Scottish National Dictionary (1700–)

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CHAT, Chaut, n.2 and v.1 [tʃɑ(:)t]

1. n. A light meal, a snack; a morsel (Bnff.2, Abd.9 1939). Cf. Eng. dial. chate, a short meal, refreshment; a feast, treat (E.D.D.). Abd. 1826  D. Anderson Poems 45:
The Cocknies would not let him go Till he partook wi' them a chat.
Mearns 1819  J. Burness Plays, Poems, etc. 118:
Deed, maister, I think ye wad be nae war o' a chat yoursel. I think we've a' march'd lang eneugh wi' toom kytes.
Ags. 1872  J. Kennedy Jock Craufurt 68:
He enter'd, an' began to try To eat some little chat o' meat. attrib. (quasi) by omission of prep. of.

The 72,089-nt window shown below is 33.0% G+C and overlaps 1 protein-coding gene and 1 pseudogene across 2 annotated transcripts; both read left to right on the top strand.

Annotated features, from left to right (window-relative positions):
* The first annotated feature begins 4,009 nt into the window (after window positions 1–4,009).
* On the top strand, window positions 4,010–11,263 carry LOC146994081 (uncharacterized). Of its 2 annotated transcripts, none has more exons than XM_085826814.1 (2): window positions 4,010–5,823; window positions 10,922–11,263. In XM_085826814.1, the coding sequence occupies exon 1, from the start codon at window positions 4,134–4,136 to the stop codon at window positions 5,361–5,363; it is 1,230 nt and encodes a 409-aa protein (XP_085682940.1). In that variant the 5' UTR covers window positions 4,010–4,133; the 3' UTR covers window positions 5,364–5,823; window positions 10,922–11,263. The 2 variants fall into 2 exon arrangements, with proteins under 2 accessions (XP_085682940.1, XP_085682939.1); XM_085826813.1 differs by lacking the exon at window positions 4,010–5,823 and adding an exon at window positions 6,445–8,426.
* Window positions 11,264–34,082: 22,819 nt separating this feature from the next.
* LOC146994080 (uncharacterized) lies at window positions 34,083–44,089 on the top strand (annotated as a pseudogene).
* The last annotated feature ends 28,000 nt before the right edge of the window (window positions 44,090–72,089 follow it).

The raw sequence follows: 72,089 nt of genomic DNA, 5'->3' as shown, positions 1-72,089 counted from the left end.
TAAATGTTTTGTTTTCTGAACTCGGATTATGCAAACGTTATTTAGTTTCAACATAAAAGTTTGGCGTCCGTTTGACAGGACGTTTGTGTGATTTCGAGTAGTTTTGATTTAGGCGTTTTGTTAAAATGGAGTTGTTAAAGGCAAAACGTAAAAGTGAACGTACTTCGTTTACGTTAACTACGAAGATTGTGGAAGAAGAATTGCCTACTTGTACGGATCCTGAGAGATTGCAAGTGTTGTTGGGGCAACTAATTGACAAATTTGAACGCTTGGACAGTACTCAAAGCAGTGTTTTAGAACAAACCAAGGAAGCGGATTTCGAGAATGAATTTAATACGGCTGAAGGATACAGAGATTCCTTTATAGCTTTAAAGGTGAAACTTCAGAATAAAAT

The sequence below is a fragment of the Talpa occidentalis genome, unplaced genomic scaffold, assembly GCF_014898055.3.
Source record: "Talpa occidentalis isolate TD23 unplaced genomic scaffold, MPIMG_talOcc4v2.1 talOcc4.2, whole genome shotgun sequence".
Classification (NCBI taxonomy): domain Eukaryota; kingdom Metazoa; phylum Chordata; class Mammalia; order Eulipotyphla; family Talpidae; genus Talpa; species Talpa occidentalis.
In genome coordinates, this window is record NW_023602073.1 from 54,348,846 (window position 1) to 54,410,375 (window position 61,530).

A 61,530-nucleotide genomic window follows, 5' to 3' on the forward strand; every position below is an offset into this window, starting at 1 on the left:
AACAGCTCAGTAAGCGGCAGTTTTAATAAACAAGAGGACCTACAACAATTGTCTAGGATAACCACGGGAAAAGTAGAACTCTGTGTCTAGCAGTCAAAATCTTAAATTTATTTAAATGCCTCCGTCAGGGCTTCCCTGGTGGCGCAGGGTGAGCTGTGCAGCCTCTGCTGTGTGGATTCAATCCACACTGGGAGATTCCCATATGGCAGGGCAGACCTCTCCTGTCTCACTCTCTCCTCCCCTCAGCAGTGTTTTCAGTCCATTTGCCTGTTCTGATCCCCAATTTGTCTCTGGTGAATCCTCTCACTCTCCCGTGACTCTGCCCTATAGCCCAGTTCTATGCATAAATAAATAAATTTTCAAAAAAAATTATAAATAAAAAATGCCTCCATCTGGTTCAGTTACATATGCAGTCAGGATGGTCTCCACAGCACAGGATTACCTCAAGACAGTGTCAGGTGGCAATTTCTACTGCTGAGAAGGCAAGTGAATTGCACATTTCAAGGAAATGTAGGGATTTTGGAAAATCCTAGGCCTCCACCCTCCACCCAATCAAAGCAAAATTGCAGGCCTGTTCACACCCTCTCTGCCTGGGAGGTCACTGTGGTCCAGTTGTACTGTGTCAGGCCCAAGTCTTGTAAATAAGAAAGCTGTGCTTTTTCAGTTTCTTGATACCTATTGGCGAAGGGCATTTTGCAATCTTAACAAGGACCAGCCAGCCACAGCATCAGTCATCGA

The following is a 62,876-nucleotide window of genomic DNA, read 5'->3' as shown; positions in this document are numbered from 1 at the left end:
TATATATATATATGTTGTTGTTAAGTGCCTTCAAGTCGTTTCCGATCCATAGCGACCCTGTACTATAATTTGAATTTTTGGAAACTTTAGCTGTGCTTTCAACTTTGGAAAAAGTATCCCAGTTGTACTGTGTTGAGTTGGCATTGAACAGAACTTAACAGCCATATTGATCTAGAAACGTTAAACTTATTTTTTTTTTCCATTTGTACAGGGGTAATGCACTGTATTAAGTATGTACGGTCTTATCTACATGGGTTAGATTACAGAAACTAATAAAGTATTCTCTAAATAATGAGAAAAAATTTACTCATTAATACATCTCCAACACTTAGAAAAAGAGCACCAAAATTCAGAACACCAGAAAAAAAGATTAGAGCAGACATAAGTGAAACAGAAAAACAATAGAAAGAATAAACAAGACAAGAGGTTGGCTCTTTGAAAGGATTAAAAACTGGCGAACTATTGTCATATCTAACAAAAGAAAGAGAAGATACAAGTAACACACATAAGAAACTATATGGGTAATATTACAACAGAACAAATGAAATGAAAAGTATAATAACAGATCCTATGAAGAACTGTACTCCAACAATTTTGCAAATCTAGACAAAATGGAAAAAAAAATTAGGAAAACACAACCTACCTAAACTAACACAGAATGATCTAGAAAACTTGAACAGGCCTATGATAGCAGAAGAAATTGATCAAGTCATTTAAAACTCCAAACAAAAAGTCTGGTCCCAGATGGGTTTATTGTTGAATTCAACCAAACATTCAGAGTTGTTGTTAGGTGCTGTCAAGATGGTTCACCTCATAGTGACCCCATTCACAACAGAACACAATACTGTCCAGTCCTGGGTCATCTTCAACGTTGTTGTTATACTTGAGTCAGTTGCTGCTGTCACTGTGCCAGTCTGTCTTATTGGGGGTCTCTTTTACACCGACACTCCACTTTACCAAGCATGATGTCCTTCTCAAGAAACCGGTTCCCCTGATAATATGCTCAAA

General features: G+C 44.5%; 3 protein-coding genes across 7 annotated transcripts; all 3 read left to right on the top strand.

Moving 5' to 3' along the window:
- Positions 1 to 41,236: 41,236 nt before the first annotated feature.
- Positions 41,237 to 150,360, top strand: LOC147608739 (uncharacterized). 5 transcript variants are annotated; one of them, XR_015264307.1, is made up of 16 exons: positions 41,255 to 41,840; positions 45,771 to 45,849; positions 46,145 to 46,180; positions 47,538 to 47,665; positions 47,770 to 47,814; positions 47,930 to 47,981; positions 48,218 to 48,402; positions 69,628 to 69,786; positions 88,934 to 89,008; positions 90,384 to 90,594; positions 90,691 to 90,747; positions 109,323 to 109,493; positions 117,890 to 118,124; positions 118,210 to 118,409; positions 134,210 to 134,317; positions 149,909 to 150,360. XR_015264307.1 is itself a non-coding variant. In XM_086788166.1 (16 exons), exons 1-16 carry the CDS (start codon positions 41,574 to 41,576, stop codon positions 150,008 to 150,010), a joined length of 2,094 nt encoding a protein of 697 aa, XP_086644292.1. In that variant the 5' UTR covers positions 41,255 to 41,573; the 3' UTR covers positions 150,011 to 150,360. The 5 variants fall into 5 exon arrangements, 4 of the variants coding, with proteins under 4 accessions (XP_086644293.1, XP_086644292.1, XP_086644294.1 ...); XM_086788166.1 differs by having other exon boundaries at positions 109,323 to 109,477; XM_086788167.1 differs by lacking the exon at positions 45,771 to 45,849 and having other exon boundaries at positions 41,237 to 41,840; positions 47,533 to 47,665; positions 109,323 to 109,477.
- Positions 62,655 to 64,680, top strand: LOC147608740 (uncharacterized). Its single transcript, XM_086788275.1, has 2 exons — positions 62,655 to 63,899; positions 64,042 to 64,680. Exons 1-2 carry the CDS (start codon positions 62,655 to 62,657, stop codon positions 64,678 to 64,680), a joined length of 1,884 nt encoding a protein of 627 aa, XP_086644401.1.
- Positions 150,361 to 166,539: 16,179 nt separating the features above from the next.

Bnff. 1929 7 :
Gie this laddie a chat denner.

2. v. To bite, chew; sometimes used with up. Known to Bnff.2 1939. Cf. Chack, v.2 Mry.(D) 1806  J. Cock Simple Strains 99:
Had there been ony guid auld cheese, Or ony bits o' candle grease, Or yet hard fish, to chat and squeeze, And stuff her kyte.
Bnff. 1866  Gregor D. Bnff. 24:
There's a bit candie sugar. Chaut it up.

[Cf. Chack, n.3, and for t and k interchange, cf. Blunt, n.2, and Blunk, n.1, 2.]

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"Chat n.2, v.1". Dictionary of the Scots Language. 2004. Scottish Language Dictionaries Ltd. Accessed 19 Oct 2018 <>



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